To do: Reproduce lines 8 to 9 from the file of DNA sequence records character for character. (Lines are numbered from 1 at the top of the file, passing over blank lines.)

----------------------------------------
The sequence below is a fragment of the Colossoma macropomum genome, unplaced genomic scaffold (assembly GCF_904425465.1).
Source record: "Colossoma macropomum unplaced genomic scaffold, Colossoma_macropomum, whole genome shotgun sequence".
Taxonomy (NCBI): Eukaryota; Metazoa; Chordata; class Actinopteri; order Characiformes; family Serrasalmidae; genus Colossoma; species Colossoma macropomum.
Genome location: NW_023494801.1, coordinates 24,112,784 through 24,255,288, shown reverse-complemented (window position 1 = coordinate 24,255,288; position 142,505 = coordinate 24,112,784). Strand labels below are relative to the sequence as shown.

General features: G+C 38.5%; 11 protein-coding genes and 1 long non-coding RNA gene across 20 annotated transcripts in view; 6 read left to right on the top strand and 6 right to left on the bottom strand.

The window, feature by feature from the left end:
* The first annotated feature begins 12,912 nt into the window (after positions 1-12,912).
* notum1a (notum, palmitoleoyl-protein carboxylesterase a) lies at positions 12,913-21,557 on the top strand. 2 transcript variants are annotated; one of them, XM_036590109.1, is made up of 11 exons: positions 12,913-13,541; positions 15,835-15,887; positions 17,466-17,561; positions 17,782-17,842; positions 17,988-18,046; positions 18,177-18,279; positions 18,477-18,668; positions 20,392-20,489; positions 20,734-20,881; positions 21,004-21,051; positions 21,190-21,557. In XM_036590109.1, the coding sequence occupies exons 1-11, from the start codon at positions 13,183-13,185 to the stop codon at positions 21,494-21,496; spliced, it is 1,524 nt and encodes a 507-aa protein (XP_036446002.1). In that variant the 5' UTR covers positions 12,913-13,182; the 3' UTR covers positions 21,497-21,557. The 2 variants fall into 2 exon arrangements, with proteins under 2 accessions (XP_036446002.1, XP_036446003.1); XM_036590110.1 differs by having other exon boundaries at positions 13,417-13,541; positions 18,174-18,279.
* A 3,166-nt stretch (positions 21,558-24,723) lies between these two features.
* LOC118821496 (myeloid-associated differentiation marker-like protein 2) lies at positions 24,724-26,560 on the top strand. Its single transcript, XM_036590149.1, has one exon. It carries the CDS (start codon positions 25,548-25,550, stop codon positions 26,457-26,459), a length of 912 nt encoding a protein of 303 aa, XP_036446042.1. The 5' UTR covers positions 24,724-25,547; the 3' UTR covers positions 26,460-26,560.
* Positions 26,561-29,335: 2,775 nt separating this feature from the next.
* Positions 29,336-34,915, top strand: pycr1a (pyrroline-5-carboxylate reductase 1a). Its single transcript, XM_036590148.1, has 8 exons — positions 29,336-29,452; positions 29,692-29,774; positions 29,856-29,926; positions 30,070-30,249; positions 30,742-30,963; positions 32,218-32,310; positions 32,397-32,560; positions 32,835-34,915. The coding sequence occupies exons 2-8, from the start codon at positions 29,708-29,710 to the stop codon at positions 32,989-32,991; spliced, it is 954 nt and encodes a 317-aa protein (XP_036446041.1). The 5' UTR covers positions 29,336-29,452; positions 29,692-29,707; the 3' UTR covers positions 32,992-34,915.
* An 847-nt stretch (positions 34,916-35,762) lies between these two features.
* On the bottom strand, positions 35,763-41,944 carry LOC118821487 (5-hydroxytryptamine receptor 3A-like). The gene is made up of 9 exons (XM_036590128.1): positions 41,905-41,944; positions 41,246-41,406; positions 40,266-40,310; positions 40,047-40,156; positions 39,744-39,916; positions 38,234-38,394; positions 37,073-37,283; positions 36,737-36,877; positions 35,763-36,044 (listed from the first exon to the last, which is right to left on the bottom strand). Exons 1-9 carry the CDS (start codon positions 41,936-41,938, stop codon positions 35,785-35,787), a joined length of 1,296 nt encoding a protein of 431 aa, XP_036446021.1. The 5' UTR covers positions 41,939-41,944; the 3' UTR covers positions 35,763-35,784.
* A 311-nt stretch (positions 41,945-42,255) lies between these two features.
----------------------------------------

* notum1a (notum, palmitoleoyl-protein carboxylesterase a) lies at positions 12,913-21,557 on the top strand. 2 transcript variants are annotated; one of them, XM_036590109.1, is made up of 11 exons: positions 12,913-13,541; positions 15,835-15,887; positions 17,466-17,561; positions 17,782-17,842; positions 17,988-18,046; positions 18,177-18,279; positions 18,477-18,668; positions 20,392-20,489; positions 20,734-20,881; positions 21,004-21,051; positions 21,190-21,557. In XM_036590109.1, the coding sequence occupies exons 1-11, from the start codon at positions 13,183-13,185 to the stop codon at positions 21,494-21,496; spliced, it is 1,524 nt and encodes a 507-aa protein (XP_036446002.1). In that variant the 5' UTR covers positions 12,913-13,182; the 3' UTR covers positions 21,497-21,557. The 2 variants fall into 2 exon arrangements, with proteins under 2 accessions (XP_036446002.1, XP_036446003.1); XM_036590110.1 differs by having other exon boundaries at positions 13,417-13,541; positions 18,174-18,279.
* A 3,166-nt stretch (positions 21,558-24,723) lies between these two features.